Today we’d like to introduce you to Walter Philips.
So, before we jump into specific questions about the business, why don’t you give us some details about you and your story.
Because of my own personal experiences growing up in Los Angeles, I had a passion to work with troubled youth and their families. As a first-generation immigrant, growing up poor and graduating from what at the time was ranked the 2nd worse high school in the country, I saw the fine line between going to college and ending up in prison. Fortunately, I had a loving family, a supportive community and opportunities provided to me that allowed me to pursue a higher education. This brought me to San Diego where I earned my Master’s Degree in Social Work from SDSU.
Since first working on the streets of Southeast San Diego with gang kids in the 1980s, I made it my life goal to save one kid at a time by providing the type of support I was lucky enough to have received. By providing opportunities and appropriate resources, I have seen that we can lift an at-risk youth from a life of destitution and despair to a future of hope and success.
Throughout my career as a social worker, I worked in several nonprofit agencies in San Diego. In July 2000, I was fortunate enough to be selected as the CEO of San Diego Youth Services (SDYS). I love my job. The staff here are heroes who work in the trenches 365 days a year making an impact for some of the most vulnerable youth in our community.
I have been lucky to be able to combine my passion for helping youth with my passion for endurance sports. I have participated in multiple endurance events to raise funding and awareness for homeless and other at-risk youth in our community. I’ve ridden my bicycle across the country, run multiple marathons/ultramarathons, and recently ran to all 14 of our locations in San Diego (38 miles/50k) in one day to bring attention to the problems youth in San Diego face and the work SDYS is doing to make a difference. I can honestly say that I love coming to work every day and that I appreciate the opportunity to work with so many others in our community that try to make San Diego a better place for all.
Has it been a smooth road?
One of my initial and biggest challenges was making the decision to become a social worker. Many friends, family members, and colleagues didn’t really understand the profession of social work. “Don’t social workers just hand out welfare checks, or take kids away from their families?” I’ve seen that theme play out throughout my career as most people don’t grasp that being a professional social worker takes a lot of education, training, and years of skill building to do the job properly.
Social work is an honorable profession that is based on a core set of standards, ethical values and core competencies that form the foundation for social workers employed in a variety of professional settings to address societal ills and social justice causes. The average person has very little understanding of this. As social workers, we often have to overcome the negative stereotypes and prove ourselves capable. Although I am now the CEO of one of the largest nonprofit businesses in San Diego, I am by my roots a proud member of the social work profession that prepared me to take on this responsibility.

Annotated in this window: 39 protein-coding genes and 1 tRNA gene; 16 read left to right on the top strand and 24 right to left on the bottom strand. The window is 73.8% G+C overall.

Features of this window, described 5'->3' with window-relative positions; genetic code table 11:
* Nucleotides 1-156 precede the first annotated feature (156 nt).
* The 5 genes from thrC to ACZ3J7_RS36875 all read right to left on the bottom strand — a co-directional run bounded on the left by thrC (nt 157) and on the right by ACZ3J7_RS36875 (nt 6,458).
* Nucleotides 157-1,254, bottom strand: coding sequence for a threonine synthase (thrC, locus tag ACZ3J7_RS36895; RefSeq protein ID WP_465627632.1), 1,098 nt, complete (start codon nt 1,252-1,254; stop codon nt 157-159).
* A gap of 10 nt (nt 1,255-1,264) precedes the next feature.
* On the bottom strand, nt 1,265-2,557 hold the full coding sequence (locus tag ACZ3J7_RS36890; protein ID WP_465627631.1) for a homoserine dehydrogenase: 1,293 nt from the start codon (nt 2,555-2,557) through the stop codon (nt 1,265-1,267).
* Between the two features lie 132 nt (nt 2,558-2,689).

So let’s switch gears a bit and go into the San Diego Youth Services story. Tell us more about the business.
In 1970, a young social worker discovered that there were kids living on the streets in San Diego. He and a group of volunteers started the first shelter for runaway and homeless youth in San Diego, which was only the third in the nation at that time. Now a nationally recognized agency working in more than 80 community locations, SDYS has stabilized the lives of more than 700,000 homeless, runaway, abused and at-risk youth in the San Diego area. SDYS provides intensive services to more than 19,000 children and their families each year. We offer emergency services, safe places to live and long-term solutions for kids “on their own” by providing shelters, group homes, foster homes, community centers and transitional housing.
We do whatever it takes to help youth get back on their feet. Through a “No Wrong Door” approach, we meet youth where they are at and help them build the skills they need to become self-sufficient and have a brighter future.
How do you personally define success? What’s your criteria, the markers you are looking for, etc.?
I define success for me in two ways, personal achievements and organizational achievements.
Personally, I look for the following:
- Did I achieve the goal(s) that I set out to achieve?
- Did I make a positive difference in someone else’s life?
- Did I contribute something to my organization/the community that directly contributed to changing the lives of those less fortunate for the better?
- As a leader, did I act with integrity, compassion, kindness, humility and wisdom when directing others making critical decisions.
As an organization, I look for the following:
- Are we fulfilling our mission “to help at-risk youth and their families become self-sufficient and reach their highest potential?”
- Is the community a better place, because we are in existence and providing the services we offer?
- Did we not only serve at-risk youth and their families, but did we actually make an impact in their lives that improved their well-being, life skills, economic/educational status, and/or their ability to be successful in society.
- Do we have a positive, healthy organizational environment where people enjoy coming to work, feel valued and appreciated, believe they are making a difference, and want to stay here for a long time?
- Address: Point Loma Campus, 3255 Wing Street, San Diego, CA 92110
- Website: https://sdyouthservices.org
- Phone: (619) 221-8600
- Email: email@example.com